KARACHI: The Supreme Court (SC) expressed on Saturday its dissatisfaction over the reports submitted by the medical superintendents of different government hospitals regarding conditions of public hospitals in the province.
Chief Justice of Pakistan Mian Saqib Nisar was hearing a suo motu case regarding poor conditions of government hospitals in Sindh at the SC's Karachi Registry.
Also comprising justices Faisal Arab and Sajjad Ali Shah, the bench remarked that it had learnt that Health Secretary Fazlullah Pechuho had retained the entire budget allocated for the department.
Justice Nisar told Pechuho that the reports being received from the medical superintendents regarding conditions at the public hospitals were not satisfactory and asked him when these conditions will be improved. The secretary said he had given the hospitals’ managements a deadline by which they had to improve the conditions of their institutions, assuring that this would be completed.
To the court’s query, Pechuho said public hospitals were being provided funds. However, he replied in the negative when asked whether the funds had been centralised.
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The CJP also found a report regarding availability of teaching facilities at Jinnah Medical and Dental College dissatisfactory and issued notices to its management to furnish an explanation in this regard.
He inquired why the proformas of medical colleges had not yet been completed and directed the health secretary to ensure it was done within three days.
Pechuho promised to do so, adding that he would inspect Sir Syed Medical College to check the availability of the required facilities and submit his report at the earliest.
The CJP also inquired from Jinnah Postgraduate Medical Centre (JPMC) Executive Director Dr Seemin Jamali about rising complaints regarding theft of medicines from the hospital and their sale in the market. Jamali explained that JPMC was facing administrative issues due to devolution of the federal health facility to the province after the 18th Amendment, which had appealed against nullification of the devolution. She said fresh appointments could not be made due to the litigation, which had been pending at the SC for a long time.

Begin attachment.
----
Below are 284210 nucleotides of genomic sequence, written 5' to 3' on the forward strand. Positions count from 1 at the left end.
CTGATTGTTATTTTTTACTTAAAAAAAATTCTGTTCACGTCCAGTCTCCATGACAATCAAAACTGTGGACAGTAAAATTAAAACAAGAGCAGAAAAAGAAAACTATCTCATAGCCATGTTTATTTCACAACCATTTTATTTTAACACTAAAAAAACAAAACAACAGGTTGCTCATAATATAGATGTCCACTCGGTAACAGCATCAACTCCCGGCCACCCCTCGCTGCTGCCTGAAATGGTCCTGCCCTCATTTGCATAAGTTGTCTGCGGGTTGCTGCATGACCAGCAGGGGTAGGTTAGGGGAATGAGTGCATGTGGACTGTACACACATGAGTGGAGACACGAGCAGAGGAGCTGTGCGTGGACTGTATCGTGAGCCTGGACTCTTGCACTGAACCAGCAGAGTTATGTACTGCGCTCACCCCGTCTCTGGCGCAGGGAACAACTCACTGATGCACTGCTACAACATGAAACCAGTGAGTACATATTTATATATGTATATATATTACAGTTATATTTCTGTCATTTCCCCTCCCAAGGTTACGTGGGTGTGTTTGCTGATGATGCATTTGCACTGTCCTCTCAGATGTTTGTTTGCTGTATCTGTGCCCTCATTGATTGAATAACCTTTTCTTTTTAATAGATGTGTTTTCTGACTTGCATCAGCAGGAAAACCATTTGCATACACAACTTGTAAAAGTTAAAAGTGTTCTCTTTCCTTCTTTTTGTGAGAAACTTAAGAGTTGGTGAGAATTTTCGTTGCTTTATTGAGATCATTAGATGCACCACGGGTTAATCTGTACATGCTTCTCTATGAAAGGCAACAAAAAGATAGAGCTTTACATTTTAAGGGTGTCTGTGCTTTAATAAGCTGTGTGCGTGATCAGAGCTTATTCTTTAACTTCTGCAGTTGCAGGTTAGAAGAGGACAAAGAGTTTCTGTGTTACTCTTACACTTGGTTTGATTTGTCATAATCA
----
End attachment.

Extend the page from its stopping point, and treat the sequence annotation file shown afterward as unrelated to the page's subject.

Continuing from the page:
She added that only four professors were available, against the sanctioned strength of 28.
The CJP told her to submit her personal affidavit on whether all the required facilities were available at the hospital.
Justice Nisar remarked that he had learnt that the health secretary, a brother-in-law of former president and Pakistan Peoples Party Co-chairperson Asif Ali Zardari, was a very influential person. “If your dears are not giving you your rights, we will get it for you,” the top judge told the secretary.
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The CJP said he wanted all machines to be available and tests conducted at every government hospital.
He asked the officers who was responsible for providing clean drinking water to the schools, if they could not provide even basic facilities at schools and hospitals.
He noted that the doctors were the main tool in the healthcare sectors. Justice Nisar directed the health secretary to visit Sir Syed Medical College and submit an inspection report to the court within two weeks.
After the hearing the CJP visited JPMC, where he toured the accident and emergency room, as well as various other wards such as the radiology department, neurosurgery ICU and Cyberknife facility. The CJP also inquired about health facilities at the hospital, asking patients if they were getting properly looked after, to which most of the patients replied in a positive manner.
Some patients, however, expressed concern over the lack of facilities at the hospital, such as drinking water and poor hygiene conditions. They also complained in the delay in appointments for CT scans and MRIs.
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Jamali briefed the top judge that after the 18th Amendment, the status of the JPMC has been uncertain as the federal and provincial governments have been fighting the case in court for some time.
Talking to The Express Tribune, Jamali said the CJP appreciated the efforts being taken at the hospital and directed them to further improve their services for the betterment of the patients.
The CJP was surprised and appreciated the efforts being put-up by public private partners to run the radiology department and the development work being carried out to build new wards.
Justice Nisar assured the director that he will expedite the case as soon as he could, asking, "Is JPMC the same hospital where prisoners are transferred to from jails?" He was told that this is indeed the same hospital where prisoners like Sharjeel Memon and Shahrukh Jatoi were kept.
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